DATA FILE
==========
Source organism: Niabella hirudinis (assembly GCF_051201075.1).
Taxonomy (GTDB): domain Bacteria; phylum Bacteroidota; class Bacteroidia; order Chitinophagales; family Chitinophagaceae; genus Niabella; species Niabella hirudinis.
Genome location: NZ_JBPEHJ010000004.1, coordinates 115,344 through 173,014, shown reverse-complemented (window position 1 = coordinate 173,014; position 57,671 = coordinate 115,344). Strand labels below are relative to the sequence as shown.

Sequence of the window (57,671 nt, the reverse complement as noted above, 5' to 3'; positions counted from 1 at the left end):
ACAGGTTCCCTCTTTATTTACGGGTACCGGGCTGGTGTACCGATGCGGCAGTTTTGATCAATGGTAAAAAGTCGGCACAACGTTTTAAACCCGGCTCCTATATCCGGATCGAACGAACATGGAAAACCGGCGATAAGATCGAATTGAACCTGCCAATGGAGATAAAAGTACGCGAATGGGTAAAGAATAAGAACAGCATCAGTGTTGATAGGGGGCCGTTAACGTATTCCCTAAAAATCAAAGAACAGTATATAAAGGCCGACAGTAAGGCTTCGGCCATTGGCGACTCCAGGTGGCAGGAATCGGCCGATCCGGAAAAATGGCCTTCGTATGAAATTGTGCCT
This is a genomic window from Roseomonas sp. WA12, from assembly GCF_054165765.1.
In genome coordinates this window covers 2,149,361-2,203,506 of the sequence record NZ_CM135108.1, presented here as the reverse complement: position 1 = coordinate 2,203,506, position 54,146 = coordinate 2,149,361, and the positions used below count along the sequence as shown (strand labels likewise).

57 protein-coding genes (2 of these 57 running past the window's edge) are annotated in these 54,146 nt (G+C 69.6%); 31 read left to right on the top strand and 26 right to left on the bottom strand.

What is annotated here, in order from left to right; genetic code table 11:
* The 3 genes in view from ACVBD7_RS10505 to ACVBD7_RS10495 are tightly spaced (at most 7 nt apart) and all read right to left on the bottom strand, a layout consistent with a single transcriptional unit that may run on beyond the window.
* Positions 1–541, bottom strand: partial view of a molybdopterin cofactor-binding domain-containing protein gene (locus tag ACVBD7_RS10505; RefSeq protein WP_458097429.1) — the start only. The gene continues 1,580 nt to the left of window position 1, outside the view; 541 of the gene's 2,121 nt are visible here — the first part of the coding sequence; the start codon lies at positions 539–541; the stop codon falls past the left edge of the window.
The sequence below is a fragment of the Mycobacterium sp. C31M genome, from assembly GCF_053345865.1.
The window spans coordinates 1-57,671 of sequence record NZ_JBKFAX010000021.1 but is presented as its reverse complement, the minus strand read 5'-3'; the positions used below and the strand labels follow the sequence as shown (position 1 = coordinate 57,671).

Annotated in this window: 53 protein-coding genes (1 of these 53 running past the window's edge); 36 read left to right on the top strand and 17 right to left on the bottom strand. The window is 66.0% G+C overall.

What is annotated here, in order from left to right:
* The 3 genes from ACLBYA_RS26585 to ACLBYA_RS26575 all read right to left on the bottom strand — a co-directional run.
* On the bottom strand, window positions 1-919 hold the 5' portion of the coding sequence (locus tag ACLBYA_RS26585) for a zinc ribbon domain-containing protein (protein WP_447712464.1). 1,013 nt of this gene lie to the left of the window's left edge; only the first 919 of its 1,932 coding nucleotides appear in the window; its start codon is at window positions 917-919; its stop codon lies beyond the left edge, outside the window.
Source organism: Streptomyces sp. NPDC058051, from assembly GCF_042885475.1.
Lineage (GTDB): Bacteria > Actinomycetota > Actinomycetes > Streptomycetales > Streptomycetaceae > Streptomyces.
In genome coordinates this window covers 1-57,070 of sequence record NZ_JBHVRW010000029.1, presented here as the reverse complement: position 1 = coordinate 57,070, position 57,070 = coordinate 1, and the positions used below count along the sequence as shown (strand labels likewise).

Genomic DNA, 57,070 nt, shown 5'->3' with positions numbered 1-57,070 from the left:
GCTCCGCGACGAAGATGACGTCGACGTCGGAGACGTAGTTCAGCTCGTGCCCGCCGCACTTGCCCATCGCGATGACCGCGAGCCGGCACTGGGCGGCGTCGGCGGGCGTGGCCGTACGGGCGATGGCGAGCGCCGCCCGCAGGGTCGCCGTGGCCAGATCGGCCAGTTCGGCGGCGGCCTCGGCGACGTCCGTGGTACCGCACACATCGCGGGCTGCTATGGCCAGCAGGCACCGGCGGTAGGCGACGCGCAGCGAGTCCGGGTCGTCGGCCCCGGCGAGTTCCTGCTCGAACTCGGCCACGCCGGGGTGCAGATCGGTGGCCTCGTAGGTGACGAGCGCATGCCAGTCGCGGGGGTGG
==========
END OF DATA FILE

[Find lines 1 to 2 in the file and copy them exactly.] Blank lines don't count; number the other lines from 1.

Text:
Source organism: Niabella hirudinis (assembly GCF_051201075.1).
Taxonomy (GTDB): domain Bacteria; phylum Bacteroidota; class Bacteroidia; order Chitinophagales; family Chitinophagaceae; genus Niabella; species Niabella hirudinis.